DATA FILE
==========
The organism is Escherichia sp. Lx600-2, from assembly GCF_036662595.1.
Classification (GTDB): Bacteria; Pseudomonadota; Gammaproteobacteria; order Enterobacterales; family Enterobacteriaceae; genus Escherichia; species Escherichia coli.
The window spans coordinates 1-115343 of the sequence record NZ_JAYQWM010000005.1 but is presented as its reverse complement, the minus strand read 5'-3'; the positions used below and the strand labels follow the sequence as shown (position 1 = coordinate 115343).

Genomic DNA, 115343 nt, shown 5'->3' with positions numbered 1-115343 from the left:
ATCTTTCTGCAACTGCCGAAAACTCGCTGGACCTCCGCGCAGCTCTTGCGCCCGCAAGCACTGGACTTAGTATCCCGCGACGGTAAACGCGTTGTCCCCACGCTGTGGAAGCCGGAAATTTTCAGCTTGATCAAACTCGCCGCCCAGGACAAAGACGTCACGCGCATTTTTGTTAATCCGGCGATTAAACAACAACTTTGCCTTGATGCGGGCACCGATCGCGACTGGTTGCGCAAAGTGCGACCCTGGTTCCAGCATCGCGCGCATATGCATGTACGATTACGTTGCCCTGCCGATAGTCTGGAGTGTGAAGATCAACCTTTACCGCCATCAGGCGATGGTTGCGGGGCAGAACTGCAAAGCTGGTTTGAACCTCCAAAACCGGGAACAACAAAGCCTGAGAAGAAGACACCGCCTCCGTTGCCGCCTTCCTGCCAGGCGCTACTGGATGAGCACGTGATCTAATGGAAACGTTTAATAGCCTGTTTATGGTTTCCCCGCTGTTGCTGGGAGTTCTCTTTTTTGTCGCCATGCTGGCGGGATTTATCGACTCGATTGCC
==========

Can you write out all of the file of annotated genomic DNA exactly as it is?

The organism is Escherichia sp. Lx600-2, from assembly GCF_036662595.1.
Classification (GTDB): Bacteria; Pseudomonadota; Gammaproteobacteria; order Enterobacterales; family Enterobacteriaceae; genus Escherichia; species Escherichia coli.
The window spans coordinates 1-115343 of the sequence record NZ_JAYQWM010000005.1 but is presented as its reverse complement, the minus strand read 5'-3'; the positions used below and the strand labels follow the sequence as shown (position 1 = coordinate 115343).

Genomic DNA, 115343 nt, shown 5'->3' with positions numbered 1-115343 from the left:
ATCTTTCTGCAACTGCCGAAAACTCGCTGGACCTCCGCGCAGCTCTTGCGCCCGCAAGCACTGGACTTAGTATCCCGCGACGGTAAACGCGTTGTCCCCACGCTGTGGAAGCCGGAAATTTTCAGCTTGATCAAACTCGCCGCCCAGGACAAAGACGTCACGCGCATTTTTGTTAATCCGGCGATTAAACAACAACTTTGCCTTGATGCGGGCACCGATCGCGACTGGTTGCGCAAAGTGCGACCCTGGTTCCAGCATCGCGCGCATATGCATGTACGATTACGTTGCCCTGCCGATAGTCTGGAGTGTGAAGATCAACCTTTACCGCCATCAGGCGATGGTTGCGGGGCAGAACTGCAAAGCTGGTTTGAACCTCCAAAACCGGGAACAACAAAGCCTGAGAAGAAGACACCGCCTCCGTTGCCGCCTTCCTGCCAGGCGCTACTGGATGAGCACGTGATCTAATGGAAACGTTTAATAGCCTGTTTATGGTTTCCCCGCTGTTGCTGGGAGTTCTCTTTTTTGTCGCCATGCTGGCGGGATTTATCGACTCGATTGCC